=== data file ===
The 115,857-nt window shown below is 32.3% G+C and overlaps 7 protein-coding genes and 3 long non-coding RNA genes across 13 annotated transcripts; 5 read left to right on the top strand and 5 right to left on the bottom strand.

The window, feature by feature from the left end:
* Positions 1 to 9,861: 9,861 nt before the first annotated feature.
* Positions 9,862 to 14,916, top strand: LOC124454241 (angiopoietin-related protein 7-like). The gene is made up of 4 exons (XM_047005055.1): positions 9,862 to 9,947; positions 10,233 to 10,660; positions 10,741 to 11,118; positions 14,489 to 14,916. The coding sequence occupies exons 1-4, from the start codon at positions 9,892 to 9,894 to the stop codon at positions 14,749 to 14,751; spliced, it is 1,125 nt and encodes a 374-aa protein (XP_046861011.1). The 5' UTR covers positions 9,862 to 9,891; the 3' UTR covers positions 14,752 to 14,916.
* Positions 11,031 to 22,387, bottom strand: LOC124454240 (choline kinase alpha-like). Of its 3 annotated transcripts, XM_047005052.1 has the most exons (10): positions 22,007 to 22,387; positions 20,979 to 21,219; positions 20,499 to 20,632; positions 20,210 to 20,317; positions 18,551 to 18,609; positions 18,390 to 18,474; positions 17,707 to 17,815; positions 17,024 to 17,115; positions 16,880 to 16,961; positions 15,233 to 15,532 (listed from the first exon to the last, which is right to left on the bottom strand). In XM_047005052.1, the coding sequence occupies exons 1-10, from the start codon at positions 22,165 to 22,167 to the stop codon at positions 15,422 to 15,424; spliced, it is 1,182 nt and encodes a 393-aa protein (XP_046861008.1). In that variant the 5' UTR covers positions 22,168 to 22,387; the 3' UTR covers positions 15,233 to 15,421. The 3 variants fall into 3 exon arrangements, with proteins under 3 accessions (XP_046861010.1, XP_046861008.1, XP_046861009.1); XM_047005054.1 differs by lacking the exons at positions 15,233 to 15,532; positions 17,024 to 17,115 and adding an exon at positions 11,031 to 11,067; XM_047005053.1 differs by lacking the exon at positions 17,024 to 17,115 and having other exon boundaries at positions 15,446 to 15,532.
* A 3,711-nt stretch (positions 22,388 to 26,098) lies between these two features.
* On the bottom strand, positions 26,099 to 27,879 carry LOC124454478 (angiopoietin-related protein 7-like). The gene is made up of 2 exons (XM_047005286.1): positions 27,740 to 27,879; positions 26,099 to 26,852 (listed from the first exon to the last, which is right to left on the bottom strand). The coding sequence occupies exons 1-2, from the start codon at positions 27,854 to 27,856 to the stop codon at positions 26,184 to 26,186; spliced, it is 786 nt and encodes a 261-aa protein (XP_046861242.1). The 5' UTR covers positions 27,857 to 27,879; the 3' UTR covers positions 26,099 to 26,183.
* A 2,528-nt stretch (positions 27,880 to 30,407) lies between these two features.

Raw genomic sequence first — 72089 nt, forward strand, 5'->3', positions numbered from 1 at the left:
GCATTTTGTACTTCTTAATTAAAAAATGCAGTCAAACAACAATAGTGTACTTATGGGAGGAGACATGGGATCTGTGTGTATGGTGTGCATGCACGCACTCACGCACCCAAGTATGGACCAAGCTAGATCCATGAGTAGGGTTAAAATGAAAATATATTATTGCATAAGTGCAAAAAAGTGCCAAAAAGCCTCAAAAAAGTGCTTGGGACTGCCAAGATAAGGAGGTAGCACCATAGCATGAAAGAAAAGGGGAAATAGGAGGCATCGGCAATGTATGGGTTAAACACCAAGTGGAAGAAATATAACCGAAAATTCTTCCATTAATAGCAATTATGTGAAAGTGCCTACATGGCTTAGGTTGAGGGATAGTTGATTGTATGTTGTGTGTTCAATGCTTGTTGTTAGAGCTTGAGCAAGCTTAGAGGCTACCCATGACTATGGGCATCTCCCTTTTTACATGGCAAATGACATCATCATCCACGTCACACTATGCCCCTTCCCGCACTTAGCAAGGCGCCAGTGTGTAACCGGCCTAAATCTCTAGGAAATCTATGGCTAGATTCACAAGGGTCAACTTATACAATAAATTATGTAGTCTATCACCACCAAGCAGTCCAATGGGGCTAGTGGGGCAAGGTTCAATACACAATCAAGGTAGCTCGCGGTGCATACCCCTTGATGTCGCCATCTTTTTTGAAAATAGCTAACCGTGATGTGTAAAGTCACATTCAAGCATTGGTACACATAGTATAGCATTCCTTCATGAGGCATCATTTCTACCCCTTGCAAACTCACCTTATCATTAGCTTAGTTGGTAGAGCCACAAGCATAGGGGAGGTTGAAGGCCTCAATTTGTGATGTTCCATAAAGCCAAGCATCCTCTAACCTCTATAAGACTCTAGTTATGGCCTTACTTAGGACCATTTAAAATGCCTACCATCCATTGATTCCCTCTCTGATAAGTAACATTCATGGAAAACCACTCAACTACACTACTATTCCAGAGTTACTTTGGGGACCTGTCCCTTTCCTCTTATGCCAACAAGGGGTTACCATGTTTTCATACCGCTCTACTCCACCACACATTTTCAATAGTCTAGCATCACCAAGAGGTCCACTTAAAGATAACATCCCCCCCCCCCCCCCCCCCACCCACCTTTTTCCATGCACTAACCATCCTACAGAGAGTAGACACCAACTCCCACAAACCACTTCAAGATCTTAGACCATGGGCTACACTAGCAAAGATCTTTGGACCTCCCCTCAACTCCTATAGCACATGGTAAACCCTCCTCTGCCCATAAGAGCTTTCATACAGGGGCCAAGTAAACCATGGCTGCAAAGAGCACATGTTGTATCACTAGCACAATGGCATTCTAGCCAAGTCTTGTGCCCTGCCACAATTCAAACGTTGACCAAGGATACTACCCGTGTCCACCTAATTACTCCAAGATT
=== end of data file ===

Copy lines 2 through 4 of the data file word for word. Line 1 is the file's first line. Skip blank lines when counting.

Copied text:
The window, feature by feature from the left end:
* Positions 1 to 9,861: 9,861 nt before the first annotated feature.
* Positions 9,862 to 14,916, top strand: LOC124454241 (angiopoietin-related protein 7-like). The gene is made up of 4 exons (XM_047005055.1): positions 9,862 to 9,947; positions 10,233 to 10,660; positions 10,741 to 11,118; positions 14,489 to 14,916. The coding sequence occupies exons 1-4, from the start codon at positions 9,892 to 9,894 to the stop codon at positions 14,749 to 14,751; spliced, it is 1,125 nt and encodes a 374-aa protein (XP_046861011.1). The 5' UTR covers positions 9,862 to 9,891; the 3' UTR covers positions 14,752 to 14,916.